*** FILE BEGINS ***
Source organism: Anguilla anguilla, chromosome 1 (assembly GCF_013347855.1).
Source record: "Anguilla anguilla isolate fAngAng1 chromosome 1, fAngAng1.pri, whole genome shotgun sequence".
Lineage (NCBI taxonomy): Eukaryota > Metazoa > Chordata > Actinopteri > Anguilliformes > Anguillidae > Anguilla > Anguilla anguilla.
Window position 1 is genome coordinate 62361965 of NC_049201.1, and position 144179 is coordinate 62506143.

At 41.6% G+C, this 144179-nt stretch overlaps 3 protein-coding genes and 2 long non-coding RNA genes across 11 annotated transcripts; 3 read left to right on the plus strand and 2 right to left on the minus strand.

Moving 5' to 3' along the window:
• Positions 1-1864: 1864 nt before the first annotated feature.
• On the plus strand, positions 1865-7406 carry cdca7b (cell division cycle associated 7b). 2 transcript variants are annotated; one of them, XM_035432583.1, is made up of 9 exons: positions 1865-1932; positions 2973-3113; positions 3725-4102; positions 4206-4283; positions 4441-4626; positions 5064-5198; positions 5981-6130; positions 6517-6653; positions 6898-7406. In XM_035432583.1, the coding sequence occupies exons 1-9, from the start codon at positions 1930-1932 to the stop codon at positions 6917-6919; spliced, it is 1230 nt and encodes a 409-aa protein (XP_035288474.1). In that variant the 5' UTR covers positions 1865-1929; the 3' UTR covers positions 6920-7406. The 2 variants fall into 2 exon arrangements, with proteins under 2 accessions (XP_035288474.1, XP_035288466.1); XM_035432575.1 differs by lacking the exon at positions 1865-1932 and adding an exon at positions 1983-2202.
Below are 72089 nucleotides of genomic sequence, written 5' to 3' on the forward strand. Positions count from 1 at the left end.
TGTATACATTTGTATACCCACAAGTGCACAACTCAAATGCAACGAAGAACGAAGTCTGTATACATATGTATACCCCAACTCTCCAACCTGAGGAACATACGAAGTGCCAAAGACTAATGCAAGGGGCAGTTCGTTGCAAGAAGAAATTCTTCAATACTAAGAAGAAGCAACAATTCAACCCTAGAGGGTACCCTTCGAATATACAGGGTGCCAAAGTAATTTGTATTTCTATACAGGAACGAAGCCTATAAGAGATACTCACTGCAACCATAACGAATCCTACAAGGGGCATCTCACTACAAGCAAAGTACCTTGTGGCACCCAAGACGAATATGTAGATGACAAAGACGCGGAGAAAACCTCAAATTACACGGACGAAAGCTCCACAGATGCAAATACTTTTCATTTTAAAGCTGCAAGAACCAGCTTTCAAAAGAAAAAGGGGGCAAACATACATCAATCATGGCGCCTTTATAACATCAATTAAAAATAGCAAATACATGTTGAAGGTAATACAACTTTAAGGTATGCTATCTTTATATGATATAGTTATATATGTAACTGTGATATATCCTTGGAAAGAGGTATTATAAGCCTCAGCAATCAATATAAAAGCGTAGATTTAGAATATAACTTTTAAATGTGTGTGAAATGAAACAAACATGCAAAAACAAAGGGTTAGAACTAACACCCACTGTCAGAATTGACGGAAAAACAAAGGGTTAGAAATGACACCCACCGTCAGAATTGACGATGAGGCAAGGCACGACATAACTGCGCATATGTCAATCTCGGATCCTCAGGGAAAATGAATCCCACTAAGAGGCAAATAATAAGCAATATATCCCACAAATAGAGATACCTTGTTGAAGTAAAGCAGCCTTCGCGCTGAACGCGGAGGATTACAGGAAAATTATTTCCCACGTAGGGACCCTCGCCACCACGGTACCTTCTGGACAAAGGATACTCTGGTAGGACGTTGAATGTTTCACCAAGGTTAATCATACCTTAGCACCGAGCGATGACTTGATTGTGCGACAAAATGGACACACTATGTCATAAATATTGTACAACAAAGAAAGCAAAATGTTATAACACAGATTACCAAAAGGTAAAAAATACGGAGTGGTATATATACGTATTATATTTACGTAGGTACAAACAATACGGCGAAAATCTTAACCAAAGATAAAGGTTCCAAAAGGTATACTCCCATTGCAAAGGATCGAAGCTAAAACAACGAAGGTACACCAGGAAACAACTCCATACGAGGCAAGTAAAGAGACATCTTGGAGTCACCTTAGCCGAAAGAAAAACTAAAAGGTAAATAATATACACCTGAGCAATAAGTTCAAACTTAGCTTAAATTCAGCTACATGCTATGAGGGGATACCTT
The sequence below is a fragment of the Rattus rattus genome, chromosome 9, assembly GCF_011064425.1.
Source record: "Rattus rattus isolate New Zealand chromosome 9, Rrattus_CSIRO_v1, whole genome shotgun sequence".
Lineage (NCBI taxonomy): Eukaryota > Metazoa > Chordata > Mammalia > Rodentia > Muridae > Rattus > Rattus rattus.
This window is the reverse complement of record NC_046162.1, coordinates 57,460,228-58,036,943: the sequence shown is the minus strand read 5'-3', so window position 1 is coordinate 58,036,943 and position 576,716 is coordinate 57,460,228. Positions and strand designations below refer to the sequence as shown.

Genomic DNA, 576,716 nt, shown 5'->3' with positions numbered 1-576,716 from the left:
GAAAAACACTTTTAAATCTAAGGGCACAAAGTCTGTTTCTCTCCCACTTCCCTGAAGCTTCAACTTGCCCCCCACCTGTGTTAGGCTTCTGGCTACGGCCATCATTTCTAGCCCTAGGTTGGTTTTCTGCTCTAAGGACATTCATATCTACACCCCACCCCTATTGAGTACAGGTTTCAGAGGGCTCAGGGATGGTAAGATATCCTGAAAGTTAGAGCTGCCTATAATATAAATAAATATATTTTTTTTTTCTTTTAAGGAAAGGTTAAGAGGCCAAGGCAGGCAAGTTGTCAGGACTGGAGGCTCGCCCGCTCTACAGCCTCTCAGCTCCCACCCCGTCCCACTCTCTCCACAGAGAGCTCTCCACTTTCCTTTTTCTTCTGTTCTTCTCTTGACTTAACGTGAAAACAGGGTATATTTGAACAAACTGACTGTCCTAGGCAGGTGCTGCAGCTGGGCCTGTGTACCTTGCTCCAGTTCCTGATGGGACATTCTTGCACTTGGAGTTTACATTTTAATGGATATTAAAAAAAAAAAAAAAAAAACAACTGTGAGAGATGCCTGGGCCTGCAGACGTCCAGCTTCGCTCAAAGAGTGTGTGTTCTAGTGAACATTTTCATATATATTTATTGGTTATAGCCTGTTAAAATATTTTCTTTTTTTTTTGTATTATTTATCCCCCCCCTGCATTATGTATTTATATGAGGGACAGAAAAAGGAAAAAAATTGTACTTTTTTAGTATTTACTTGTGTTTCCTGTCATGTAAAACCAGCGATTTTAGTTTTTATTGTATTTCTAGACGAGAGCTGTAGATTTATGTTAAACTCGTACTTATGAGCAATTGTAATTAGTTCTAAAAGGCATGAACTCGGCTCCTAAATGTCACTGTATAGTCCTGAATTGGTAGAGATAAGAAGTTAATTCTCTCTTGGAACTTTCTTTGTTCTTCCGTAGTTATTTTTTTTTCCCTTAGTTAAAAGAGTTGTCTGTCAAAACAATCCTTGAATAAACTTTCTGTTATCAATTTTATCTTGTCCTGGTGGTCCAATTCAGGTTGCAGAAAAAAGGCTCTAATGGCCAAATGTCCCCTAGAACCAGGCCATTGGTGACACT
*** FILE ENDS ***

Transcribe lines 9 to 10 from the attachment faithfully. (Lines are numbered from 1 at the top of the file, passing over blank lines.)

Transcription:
Below are 72089 nucleotides of genomic sequence, written 5' to 3' on the forward strand. Positions count from 1 at the left end.
TGTATACATTTGTATACCCACAAGTGCACAACTCAAATGCAACGAAGAACGAAGTCTGTATACATATGTATACCCCAACTCTCCAACCTGAGGAACATACGAAGTGCCAAAGACTAATGCAAGGGGCAGTTCGTTGCAAGAAGAAATTCTTCAATACTAAGAAGAAGCAACAATTCAACCCTAGAGGGTACCCTTCGAATATACAGGGTGCCAAAGTAATTTGTATTTCTATACAGGAACGAAGCCTATAAGAGATACTCACTGCAACCATAACGAATCCTACAAGGGGCATCTCACTACAAGCAAAGTACCTTGTGGCACCCAAGACGAATATGTAGATGACAAAGACGCGGAGAAAACCTCAAATTACACGGACGAAAGCTCCACAGATGCAAATACTTTTCATTTTAAAGCTGCAAGAACCAGCTTTCAAAAGAAAAAGGGGGCAAACATACATCAATCATGGCGCCTTTATAACATCAATTAAAAATAGCAAATACATGTTGAAGGTAATACAACTTTAAGGTATGCTATCTTTATATGATATAGTTATATATGTAACTGTGATATATCCTTGGAAAGAGGTATTATAAGCCTCAGCAATCAATATAAAAGCGTAGATTTAGAATATAACTTTTAAATGTGTGTGAAATGAAACAAACATGCAAAAACAAAGGGTTAGAACTAACACCCACTGTCAGAATTGACGGAAAAACAAAGGGTTAGAAATGACACCCACCGTCAGAATTGACGATGAGGCAAGGCACGACATAACTGCGCATATGTCAATCTCGGATCCTCAGGGAAAATGAATCCCACTAAGAGGCAAATAATAAGCAATATATCCCACAAATAGAGATACCTTGTTGAAGTAAAGCAGCCTTCGCGCTGAACGCGGAGGATTACAGGAAAATTATTTCCCACGTAGGGACCCTCGCCACCACGGTACCTTCTGGACAAAGGATACTCTGGTAGGACGTTGAATGTTTCACCAAGGTTAATCATACCTTAGCACCGAGCGATGACTTGATTGTGCGACAAAATGGACACACTATGTCATAAATATTGTACAACAAAGAAAGCAAAATGTTATAACACAGATTACCAAAAGGTAAAAAATACGGAGTGGTATATATACGTATTATATTTACGTAGGTACAAACAATACGGCGAAAATCTTAACCAAAGATAAAGGTTCCAAAAGGTATACTCCCATTGCAAAGGATCGAAGCTAAAACAACGAAGGTACACCAGGAAACAACTCCATACGAGGCAAGTAAAGAGACATCTTGGAGTCACCTTAGCCGAAAGAAAAACTAAAAGGTAAATAATATACACCTGAGCAATAAGTTCAAACTTAGCTTAAATTCAGCTACATGCTATGAGGGGATACCTT